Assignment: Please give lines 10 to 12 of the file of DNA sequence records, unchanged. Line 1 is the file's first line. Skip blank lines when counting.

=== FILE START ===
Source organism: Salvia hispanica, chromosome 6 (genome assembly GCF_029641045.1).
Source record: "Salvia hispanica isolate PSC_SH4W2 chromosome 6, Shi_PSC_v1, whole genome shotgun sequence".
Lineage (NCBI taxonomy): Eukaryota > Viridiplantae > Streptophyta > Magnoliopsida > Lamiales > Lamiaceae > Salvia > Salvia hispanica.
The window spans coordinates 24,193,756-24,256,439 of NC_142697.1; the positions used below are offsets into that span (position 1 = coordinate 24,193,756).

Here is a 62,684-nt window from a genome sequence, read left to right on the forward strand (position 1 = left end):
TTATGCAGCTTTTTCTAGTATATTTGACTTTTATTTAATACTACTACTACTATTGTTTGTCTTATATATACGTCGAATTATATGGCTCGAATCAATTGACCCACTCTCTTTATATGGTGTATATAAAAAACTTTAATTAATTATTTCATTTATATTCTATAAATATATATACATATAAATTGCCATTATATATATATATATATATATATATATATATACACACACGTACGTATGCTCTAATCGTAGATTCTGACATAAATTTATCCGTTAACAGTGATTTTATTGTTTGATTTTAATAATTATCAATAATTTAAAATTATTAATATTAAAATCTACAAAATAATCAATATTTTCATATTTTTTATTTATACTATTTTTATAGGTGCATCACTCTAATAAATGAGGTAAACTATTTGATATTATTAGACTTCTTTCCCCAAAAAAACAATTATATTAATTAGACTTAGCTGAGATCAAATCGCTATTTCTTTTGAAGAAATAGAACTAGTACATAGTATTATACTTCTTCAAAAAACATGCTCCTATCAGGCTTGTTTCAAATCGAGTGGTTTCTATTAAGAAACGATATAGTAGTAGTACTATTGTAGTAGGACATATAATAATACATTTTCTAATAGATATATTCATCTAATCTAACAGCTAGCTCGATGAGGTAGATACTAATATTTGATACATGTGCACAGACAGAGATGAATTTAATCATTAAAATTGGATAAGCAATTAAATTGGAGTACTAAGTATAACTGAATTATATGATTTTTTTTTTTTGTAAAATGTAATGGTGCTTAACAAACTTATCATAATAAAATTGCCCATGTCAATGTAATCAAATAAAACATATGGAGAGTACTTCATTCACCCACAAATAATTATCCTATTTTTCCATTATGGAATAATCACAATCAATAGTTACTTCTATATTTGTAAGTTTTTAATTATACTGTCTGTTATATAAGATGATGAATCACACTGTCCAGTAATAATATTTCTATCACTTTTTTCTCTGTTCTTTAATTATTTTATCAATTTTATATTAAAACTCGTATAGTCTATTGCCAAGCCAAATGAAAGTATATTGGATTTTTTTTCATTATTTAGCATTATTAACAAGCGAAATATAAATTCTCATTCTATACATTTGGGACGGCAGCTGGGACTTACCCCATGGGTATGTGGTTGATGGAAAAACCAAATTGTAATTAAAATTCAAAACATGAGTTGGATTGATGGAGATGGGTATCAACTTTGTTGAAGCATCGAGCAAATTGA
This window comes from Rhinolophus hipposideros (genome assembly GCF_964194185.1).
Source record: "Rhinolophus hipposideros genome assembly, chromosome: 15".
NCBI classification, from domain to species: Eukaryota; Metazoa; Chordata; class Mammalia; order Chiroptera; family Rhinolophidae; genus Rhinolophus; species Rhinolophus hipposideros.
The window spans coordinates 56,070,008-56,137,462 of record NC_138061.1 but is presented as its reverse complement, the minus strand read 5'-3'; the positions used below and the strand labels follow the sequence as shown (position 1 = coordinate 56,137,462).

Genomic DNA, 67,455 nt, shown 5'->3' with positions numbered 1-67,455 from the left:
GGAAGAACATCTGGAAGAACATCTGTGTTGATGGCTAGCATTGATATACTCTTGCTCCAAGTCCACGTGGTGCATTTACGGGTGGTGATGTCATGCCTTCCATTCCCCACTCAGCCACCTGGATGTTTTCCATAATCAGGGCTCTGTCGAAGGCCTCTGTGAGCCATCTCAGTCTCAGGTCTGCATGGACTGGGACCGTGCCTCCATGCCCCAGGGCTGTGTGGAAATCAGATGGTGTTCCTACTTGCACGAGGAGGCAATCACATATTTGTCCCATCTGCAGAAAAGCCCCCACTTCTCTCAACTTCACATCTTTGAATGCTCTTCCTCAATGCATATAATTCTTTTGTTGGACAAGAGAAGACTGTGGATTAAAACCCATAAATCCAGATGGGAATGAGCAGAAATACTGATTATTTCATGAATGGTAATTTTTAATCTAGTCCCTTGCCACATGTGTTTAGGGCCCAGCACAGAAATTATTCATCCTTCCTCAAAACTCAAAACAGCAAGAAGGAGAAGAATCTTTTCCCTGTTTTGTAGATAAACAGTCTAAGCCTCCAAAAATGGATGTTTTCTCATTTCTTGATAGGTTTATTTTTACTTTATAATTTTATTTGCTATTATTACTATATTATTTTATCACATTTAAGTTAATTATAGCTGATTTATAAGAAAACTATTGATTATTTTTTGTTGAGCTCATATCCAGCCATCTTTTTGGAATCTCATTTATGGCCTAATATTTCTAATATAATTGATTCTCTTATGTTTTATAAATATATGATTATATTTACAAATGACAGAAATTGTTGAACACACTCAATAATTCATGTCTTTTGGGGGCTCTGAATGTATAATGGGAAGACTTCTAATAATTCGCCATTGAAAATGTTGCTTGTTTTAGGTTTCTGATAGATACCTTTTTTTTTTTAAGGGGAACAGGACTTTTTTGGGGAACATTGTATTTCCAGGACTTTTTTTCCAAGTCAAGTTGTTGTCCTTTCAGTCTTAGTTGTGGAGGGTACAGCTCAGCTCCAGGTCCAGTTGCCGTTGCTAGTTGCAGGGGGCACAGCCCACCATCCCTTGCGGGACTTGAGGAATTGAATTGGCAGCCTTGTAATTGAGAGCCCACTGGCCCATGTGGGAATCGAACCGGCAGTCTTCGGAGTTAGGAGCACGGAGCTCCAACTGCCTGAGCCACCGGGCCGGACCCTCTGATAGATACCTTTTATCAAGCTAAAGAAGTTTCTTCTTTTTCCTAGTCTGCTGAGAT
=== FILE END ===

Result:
The window spans coordinates 56,070,008-56,137,462 of record NC_138061.1 but is presented as its reverse complement, the minus strand read 5'-3'; the positions used below and the strand labels follow the sequence as shown (position 1 = coordinate 56,137,462).

Genomic DNA, 67,455 nt, shown 5'->3' with positions numbered 1-67,455 from the left:
GGAAGAACATCTGGAAGAACATCTGTGTTGATGGCTAGCATTGATATACTCTTGCTCCAAGTCCACGTGGTGCATTTACGGGTGGTGATGTCATGCCTTCCATTCCCCACTCAGCCACCTGGATGTTTTCCATAATCAGGGCTCTGTCGAAGGCCTCTGTGAGCCATCTCAGTCTCAGGTCTGCATGGACTGGGACCGTGCCTCCATGCCCCAGGGCTGTGTGGAAATCAGATGGTGTTCCTACTTGCACGAGGAGGCAATCACATATTTGTCCCATCTGCAGAAAAGCCCCCACTTCTCTCAACTTCACATCTTTGAATGCTCTTCCTCAATGCATATAATTCTTTTGTTGGACAAGAGAAGACTGTGGATTAAAACCCATAAATCCAGATGGGAATGAGCAGAAATACTGATTATTTCATGAATGGTAATTTTTAATCTAGTCCCTTGCCACATGTGTTTAGGGCCCAGCACAGAAATTATTCATCCTTCCTCAAAACTCAAAACAGCAAGAAGGAGAAGAATCTTTTCCCTGTTTTGTAGATAAACAGTCTAAGCCTCCAAAAATGGATGTTTTCTCATTTCTTGATAGGTTTATTTTTACTTTATAATTTTATTTGCTATTATTACTATATTATTTTATCACATTTAAGTTAATTATAGCTGATTTATAAGAAAACTATTGATTATTTTTTGTTGAGCTCATATCCAGCCATCTTTTTGGAATCTCATTTATGGCCTAATATTTCTAATATAATTGATTCTCTTATGTTTTATAAATATATGATTATATTTACAAATGACAGAAATTGTTGAACACACTCAATAATTCATGTCTTTTGGGGGCTCTGAATGTATAATGGGAAGACTTCTAATAATTCGCCATTGAAAATGTTGCTTGTTTTAGGTTTCTGATAGATACCTTTTTTTTTTTAAGGGGAACAGGACTTTTTTGGGGAACATTGTATTTCCAGGACTTTTTTTCCAAGTCAAGTTGTTGTCCTTTCAGTCTTAGTTGTGGAGGGTACAGCTCAGCTCCAGGTCCAGTTGCCGTTGCTAGTTGCAGGGGGCACAGCCCACCATCCCTTGCGGGACTTGAGGAATTGAATTGGCAGCCTTGTAATTGAGAGCCCACTGGCCCATGTGGGAATCGAACCGGCAGTCTTCGGAGTTAGGAGCACGGAGCTCCAACTGCCTGAGCCACCGGGCCGGACCCTCTGATAGATACCTTTTATCAAGCTAAAGAAGTTTCTTCTTTTTCCTAGTCTGCTGAGAT